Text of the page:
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ka kb a b = kad kbc = k (ad bc) = k c d c d 15a 7b 5a 7b 5a 7b =3 = 3(2) = 6(5ad 14bc ) 12c 2d 4c 2d 2c d Property IV. The addition (subtraction) of a multiple of any row to (from) another row will leave the value of the determinant unaltered. The same holds true if we replace the word row by column in the above statement. a b a b = a (d + kb) b(c + ka ) = ad bc = c + ka d + kb c d

Property V. If one row (or column) is a multiple of another row (or column) the value of the determinant will be zero. As a special case, when two rows(or columns) are identical, the determinant will vanish. 2a 2b = 2ab 2ab = 0 a b c d c = cd cd = 0 d

Determinantal Criterion for Nonsingularity Summary: Given a linear equation system Ax=d where a is an n x n coefficient matrix, A 0 there is row (column) independence in matrix A A is non-singular A-1 exists a unique solution x = A1d exists

Caveat: we may sometimes get negative solution values that are economically inadmissible. Example: Does the equation system possess a unique solution? 7 x1 3 x2 3x3 = 7 2 x1 + 4 x2 + x3 = 0 2 x2 x3 = 2

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7 3 3 2 4 1 = 8 0. 0 2 1 Therefore a unique solution exists. Rank of a Matrix Redefined Rank of matrix A is defined as the maximum number of linearly independent rows in A. In view of the link between row independence and the nonvanishing of the determinant, we can redefine the rank of an m x n matrix as the maximum order of non vanishing determinant that can be constructed from the rows and columns of that matrix. r (A) min {m,n} The rank of A is less than or equal to the minimum of the set of two numbers m and n. 5.4 FINDING THE INVERSE MATRIX Expansion of a determinant by Alien Co-factors Property VI. The expansion of a determinant by alien cofactors (the cofactors of a wrong row or column) always yields a value of zero. Example: If we expand the determinant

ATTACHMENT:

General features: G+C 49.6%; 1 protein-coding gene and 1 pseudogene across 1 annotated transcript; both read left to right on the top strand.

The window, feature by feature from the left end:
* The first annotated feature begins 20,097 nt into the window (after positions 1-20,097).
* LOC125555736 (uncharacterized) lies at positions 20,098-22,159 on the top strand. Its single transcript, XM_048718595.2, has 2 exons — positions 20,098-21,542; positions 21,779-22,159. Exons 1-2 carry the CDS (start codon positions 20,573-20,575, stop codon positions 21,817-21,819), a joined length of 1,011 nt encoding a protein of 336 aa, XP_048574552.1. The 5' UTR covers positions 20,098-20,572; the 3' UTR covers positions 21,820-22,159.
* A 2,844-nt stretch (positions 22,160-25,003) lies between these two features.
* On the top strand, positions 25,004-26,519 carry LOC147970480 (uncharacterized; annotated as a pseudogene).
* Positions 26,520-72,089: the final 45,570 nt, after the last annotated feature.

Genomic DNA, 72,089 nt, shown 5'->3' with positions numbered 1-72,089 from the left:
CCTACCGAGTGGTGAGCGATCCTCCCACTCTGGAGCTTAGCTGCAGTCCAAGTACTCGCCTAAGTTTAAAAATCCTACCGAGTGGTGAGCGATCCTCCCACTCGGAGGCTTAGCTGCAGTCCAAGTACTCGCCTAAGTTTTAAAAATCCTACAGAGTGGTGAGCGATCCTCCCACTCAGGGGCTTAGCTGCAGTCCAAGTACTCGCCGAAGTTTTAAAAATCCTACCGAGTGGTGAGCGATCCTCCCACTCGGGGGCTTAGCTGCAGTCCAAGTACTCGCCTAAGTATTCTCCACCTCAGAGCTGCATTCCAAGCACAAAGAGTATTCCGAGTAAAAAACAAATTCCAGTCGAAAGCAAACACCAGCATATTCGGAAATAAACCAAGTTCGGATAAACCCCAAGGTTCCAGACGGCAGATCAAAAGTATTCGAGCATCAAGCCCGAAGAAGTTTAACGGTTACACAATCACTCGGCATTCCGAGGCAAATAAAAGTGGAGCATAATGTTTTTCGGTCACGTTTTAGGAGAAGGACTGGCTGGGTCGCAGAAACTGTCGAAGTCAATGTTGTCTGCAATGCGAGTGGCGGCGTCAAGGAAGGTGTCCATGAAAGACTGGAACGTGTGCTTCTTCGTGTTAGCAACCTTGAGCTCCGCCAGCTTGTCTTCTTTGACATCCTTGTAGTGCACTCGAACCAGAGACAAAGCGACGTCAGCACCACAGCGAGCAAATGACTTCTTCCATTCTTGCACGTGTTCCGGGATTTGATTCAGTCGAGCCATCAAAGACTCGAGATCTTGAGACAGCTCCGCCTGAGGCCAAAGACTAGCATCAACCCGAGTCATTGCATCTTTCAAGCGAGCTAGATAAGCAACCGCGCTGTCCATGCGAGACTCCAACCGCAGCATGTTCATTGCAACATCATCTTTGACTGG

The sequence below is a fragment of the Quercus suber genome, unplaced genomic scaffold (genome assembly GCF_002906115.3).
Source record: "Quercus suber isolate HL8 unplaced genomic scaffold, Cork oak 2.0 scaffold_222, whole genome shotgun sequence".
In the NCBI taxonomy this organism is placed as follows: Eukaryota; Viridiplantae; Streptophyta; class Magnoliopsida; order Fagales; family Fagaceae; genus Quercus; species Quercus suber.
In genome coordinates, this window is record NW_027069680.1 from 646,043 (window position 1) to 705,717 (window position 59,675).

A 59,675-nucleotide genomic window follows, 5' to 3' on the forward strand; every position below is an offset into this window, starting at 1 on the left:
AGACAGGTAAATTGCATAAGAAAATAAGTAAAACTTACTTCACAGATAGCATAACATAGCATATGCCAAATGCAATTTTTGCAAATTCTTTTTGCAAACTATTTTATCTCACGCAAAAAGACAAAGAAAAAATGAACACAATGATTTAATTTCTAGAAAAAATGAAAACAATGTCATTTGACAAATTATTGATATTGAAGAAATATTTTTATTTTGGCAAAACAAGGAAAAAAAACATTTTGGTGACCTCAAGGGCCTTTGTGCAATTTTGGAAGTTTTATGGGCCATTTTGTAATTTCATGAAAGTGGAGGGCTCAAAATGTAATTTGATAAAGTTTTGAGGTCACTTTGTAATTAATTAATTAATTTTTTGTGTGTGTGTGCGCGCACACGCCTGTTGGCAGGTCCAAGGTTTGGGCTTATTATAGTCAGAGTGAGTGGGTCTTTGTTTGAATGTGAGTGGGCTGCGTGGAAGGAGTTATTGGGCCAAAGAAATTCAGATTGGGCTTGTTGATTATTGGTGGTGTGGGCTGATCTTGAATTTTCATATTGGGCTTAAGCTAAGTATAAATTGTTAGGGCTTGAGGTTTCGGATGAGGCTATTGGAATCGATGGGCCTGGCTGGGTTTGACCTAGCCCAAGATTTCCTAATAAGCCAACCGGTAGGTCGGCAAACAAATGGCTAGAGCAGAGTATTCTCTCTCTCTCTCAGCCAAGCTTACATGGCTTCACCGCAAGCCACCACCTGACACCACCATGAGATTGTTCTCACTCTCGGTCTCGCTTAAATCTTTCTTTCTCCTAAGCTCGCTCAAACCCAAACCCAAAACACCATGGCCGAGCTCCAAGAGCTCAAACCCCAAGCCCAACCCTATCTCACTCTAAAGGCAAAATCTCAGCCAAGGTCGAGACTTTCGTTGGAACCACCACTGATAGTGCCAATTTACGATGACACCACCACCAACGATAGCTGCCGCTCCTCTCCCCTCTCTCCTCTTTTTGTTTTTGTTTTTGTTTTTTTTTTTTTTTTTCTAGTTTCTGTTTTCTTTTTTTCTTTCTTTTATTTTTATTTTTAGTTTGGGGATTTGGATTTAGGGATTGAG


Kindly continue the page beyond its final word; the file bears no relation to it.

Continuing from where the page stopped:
4 1 2 5 2 1 1 0 3

by using its first row elements but

the cofactors of the second row elements |c21|, |c22|, |c23| we get a11|c21| + a12 |c22| + a13 |c23| = 4(-3)+1(10)+2(1) More generally, if we have a determinant a11 a12 a13 A = a21 a22 a23 , will yield a zero sum as follows: a31 a32 a33

a
i =1

1j

c2 j = a11 c21 + a12 c22 + a13 c23 = a12 a32 a13 a + a12 11 a33 a31 a13 a a13 11 a33 a31 a12 a32 5.9

= a11

= a11a12 a33 + a11 a13 a32 + a11 a12 a33 a12 a13 a31 a11 a13 a32 + a12 a13 a31 = 0

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Reason for this result: sum of products in 5.9 can be considered as the result of the regular expansion by the second order row of another determinant a11 a12 a13 A * = a11 a12 a13 which only differs from |A| only in its second row and whose first a31 a32 a33 two rows are identical. (5.10)

a
j =1 n

ij

Ci ' j = 0 (i i ')

[expansion by ith row and cofactors of i th

column]

a
j =1

ij

Ci ' j = 0 (i i ')

[expansion by jth row and cofactors of jth

column]

Matrix Inversion a11 a A = 21 ( nxn ) L an1 a12 a22 L an 2 L L L L a1 n a2 n L ann

( A 0)